The scene at Tysons Corner Shopping Center would do Hollywood proud.
Picture, if you will, 35 industrious elves making candy canes and wrapping presents in a Santa's workshop the size of a small house. Add to that 100 determinedly cheerful, twisting and turning motorized "children" from all over the world arriving at the workshop abroad Santa's "international express" train.
Several 13-foot-tall wooden soldiers, assorted dancing bears, and a clown doing headstands on top of a circus elephant contributing to the general, happy pandemonium. No fever than 60 twinkling "ice-light" trees and 25 live pine trees round out this "simple" Christmas scene.
It's all part of Christmas in the suburbs these days. With shopping centers around the metropolitan area trying to create an upbeat holiday spirit, fairylands full of animated storybook characters and make-believe confections that look good enough to eat have sprouted in a growing number of them.
And as they vie with one another to put on the biggest and the best Christmas display ever, some of their costly, ($95,000 at Tysons Corner) lavish displays have taken on the aura of a Cecil B. deMille or Busby Berkeley extravaganza.
At landover Mall in Landover, Md., for example, a gingerbread kingdom is floating on large platforms set down in the three fountains of the mall's main court. A live Santa Claus greets children (real ones) in his 20-foot-tall gingerbread castle, complete with icing.
Pixies make cotton candy, fix Santa's sleigh, and take cupcake-boat rides in the moat surrounding the castle. A smiling snowman presides over an ice rink where gingerbread figures skate back and forth. And a candy-cane merry-go-round outfitted with gingerbread horses goes 'round and 'round - merrily, or course.
The 75 gingerbread characters and 50 pixies that populate the kingdom (including the four other parts of the realm scattered around the mall) are surrounded by 750 Christmas ornaments and 1,000 giant snowflakes.
The displays at Tysons Corner and Landover Mall are among the most elaborate in the metropolitan area. And, like Holywood production numbers, they do not come cheap. Landover spent about $80,000 when it purchased its holiday display nearly six years ago. Tysons Corner which leases its "International Christmas" display, is spending $95,000 for this year and next.
They do it, as Tysons Corner promotion director Alte Faust put it, out of a feeling that "when you're coming to a mall at Christmas, it ought to look like Christmas."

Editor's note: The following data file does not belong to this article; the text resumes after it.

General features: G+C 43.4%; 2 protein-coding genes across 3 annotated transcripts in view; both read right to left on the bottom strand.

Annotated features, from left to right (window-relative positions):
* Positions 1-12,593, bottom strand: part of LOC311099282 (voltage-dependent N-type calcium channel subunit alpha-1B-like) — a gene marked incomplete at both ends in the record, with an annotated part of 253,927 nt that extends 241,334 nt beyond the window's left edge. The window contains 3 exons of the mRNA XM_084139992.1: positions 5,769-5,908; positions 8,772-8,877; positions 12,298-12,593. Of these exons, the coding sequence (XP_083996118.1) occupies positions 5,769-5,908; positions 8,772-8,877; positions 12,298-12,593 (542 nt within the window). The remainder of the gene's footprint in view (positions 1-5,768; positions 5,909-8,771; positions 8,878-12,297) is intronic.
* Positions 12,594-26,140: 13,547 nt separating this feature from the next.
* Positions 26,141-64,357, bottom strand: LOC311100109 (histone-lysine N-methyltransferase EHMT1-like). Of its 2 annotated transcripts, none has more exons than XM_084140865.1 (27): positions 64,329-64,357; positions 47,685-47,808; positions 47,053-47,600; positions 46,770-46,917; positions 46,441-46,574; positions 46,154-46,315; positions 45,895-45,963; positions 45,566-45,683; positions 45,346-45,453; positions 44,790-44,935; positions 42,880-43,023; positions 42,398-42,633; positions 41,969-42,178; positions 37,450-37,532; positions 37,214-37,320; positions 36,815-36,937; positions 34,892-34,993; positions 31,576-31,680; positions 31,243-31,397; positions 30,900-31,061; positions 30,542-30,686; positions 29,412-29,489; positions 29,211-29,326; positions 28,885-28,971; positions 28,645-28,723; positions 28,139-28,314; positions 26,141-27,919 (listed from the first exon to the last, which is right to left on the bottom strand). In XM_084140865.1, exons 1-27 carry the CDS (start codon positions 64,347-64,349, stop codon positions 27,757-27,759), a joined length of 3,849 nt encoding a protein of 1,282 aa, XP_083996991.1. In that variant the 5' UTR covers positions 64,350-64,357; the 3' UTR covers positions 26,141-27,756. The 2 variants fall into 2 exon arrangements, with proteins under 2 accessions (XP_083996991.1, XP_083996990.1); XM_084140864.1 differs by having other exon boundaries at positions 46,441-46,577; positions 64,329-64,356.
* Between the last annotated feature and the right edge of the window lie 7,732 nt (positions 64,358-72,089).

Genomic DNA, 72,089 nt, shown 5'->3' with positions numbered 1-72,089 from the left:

Landover Mall general manager Fred Hauff put it another way: "Can you imagine walking into a shopping center with nothing in it?" at Christmas time.
But there is decoration, and there is decoration. Some shopping centers settle for a low-keyed approach - Christmas trees and wreaths, maybe a few snowmen or big candy canes. Downtown department stores still sometimes use animated window scenes. Woodward and Lothrop, for example, is devoting six windows to a story about two children and a mouse in search of Santa but even these usually do not match up to the sheer size of the displays put on in some malls.
The companies that design the displays generally agree that the growth of the enclosed-mall concept, mostly in the past 10 years, is the prime reason behind the development of the super-duper Christmas display.
With bad weather no longer a consideration, the malls could use motorized figures in their displays, Tom Brady, vice president of the Becker Corp., a Baltimore design firm, explained. And the large courts and walkways offered all sorts of possibilities for extravaganza.
There is also, of course, a competitive aspect to it all.
Perren Gerber, president of Perren Gerber and Associates, a display company in Wheeling, Ill., which created Landover Mall's gingerbread world, said that the displays have been getting much more elaborate the past few years partly because "one center does a big job, and the other feels it has to do a bigger job." He expects the one-upsmanship to continue.
Most customers, meanwhile, seem to like the results of it all. It may be the children who stare goggle-eyed at the dancing fantasy figures, but many adults aren't beyond enjoying them too.
Ellen Nelson of Silver Spring, who was shopping in Montgomery Mall in Bethesda the other day with her grandchild and other family members, exclaimed over the large white gazebos filled with animated children and animals scattered about the mall.
"It's so cherry here," she said. "It really gives you the Christmas spirit. And I think it's good for the grown-up as well as the children."
Nettie Rustin of New Carrollton, Md., came to Prince Georges Plaza in Hyattsville a few days ago simply to show its Raggedy Ann and Andy display to her two small children. Six-foot-tall stuffed dolls and larger-than-life-sized copies of a Raggedy Ann and Andy storybook carry the theme through the mall. The story, she said, was a family favorite, and she wanted to get pictures of her children with the floppy characters.
But some mall visitors express regret at what they consider the display's commercialization of Christmas. "I wish they (the malls) had more things about what Christmas really is," said Paula Wipf of Arlington one evening at Tysons Center. "After all, it is Christ's birthday, and what does all this have to do with it?"
To other Washingtonians, though, the malls fulfill their holiday function admirably, offering a bit of whimsy in an all-too-real world.
Lucy D. Cabell, a teacher at Maury Elementary School in the District, brought her class of first-graders to see Landover Mall's gingerbread world this week because she wanted them to get a tast of its make-believe. "You're only a child once," she explained. "This is a time to enjoy fantasy."